How to screen and who to treat for visceral leishmaniasis?


Visceral leishmaniasis (VL, also called kala-azar) is a life-threatening parasitic disease, which mainly occurs on the Indian subcontinent, in East Africa and in South America. VL is especially severe and associated with high mortality in individuals infected with HIV. So far, clinical research has mainly tried to improve treatment response. In Ethiopia, our researchers are now testing a novel approach, namely, attempting to tackle the infection before it progresses. Based on clinical and laboratory information, they will develop clinical tools that can predict who is at high risk of developing VL disease. Ultimately, this could lead to a ‘screen and treat’ strategy, whereby HIV individuals living in VL-endemic regions would be regularly screened, and treated if at high VL risk.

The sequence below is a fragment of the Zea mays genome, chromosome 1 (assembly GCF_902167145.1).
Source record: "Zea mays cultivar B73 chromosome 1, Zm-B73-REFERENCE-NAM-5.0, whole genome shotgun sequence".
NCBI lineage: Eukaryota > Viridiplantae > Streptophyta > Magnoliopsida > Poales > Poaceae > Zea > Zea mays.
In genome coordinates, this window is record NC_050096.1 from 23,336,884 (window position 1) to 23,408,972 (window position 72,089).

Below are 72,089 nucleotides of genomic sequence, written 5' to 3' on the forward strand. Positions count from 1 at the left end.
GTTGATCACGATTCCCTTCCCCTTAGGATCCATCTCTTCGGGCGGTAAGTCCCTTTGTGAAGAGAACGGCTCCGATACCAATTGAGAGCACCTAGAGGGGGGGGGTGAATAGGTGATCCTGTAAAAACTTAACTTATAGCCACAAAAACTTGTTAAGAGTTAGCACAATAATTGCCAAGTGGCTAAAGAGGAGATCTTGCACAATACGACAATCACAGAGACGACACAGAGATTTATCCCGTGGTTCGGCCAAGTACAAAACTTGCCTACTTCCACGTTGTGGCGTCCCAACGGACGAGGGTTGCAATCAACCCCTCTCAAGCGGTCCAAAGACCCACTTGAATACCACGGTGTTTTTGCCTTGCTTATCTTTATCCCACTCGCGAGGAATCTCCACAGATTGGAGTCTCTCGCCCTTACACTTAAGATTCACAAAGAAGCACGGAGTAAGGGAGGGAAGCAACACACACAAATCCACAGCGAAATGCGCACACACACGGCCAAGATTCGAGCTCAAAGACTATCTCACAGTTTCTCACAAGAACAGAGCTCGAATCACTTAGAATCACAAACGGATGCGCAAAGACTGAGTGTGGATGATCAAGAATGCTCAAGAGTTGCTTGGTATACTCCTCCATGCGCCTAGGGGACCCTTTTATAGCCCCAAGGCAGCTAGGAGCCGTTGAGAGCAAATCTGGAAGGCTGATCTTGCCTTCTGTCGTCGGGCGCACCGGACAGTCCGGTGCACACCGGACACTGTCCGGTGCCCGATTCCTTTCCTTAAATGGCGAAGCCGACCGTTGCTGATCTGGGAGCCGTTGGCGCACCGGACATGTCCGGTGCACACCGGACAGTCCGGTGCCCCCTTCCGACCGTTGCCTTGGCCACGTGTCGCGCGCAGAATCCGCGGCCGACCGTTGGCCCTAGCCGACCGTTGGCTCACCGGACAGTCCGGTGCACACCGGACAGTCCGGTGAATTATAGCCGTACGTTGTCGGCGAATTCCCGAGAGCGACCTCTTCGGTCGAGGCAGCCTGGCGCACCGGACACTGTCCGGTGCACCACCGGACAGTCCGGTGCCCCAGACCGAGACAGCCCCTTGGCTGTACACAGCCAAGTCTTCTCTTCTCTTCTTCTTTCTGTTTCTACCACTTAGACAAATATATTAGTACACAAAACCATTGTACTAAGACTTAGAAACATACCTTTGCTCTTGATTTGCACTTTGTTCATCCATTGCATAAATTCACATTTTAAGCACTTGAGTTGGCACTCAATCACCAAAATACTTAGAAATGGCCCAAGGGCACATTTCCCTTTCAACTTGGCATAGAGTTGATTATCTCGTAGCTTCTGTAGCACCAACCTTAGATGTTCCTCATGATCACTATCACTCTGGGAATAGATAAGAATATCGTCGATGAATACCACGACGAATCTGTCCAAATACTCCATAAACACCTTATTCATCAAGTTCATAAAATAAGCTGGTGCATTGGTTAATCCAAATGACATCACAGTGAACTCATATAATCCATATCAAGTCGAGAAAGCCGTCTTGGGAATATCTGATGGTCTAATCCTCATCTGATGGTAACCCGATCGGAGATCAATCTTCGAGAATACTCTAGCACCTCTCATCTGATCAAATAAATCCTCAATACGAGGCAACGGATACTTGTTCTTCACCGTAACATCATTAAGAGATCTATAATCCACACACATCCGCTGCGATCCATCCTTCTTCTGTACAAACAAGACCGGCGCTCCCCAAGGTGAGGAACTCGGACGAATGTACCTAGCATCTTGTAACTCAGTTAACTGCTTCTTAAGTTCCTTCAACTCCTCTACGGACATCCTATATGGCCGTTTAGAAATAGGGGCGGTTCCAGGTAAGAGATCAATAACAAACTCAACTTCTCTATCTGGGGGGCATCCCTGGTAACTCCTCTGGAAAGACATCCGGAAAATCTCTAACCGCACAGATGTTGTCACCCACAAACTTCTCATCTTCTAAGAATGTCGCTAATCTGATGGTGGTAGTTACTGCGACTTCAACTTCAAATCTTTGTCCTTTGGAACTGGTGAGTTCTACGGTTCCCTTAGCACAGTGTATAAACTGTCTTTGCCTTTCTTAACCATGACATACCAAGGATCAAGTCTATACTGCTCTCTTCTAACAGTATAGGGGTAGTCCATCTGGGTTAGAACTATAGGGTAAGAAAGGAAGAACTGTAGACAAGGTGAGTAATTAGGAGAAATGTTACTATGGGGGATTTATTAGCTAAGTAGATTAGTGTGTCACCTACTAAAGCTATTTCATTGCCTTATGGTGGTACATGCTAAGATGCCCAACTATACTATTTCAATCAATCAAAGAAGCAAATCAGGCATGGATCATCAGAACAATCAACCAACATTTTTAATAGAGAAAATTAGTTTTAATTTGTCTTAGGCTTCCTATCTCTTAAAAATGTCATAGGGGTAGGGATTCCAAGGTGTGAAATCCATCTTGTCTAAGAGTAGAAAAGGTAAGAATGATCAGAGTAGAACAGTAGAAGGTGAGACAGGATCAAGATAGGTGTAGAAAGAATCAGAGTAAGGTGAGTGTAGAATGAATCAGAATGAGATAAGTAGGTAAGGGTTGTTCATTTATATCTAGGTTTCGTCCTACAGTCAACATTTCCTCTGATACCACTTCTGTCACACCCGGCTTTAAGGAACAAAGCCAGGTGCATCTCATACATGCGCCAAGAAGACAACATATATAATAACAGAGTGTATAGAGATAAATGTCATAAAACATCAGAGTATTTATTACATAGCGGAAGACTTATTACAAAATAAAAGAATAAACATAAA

‘Predicting visceral leishmaniasis’. Predicting visceral leishmaniasis in HIV infected patients: How to screen and who to treat?

Principal investigator


SOFI Budget


Key facts

Kala-azar screening in Nepal

Kala-azar screening in Nepal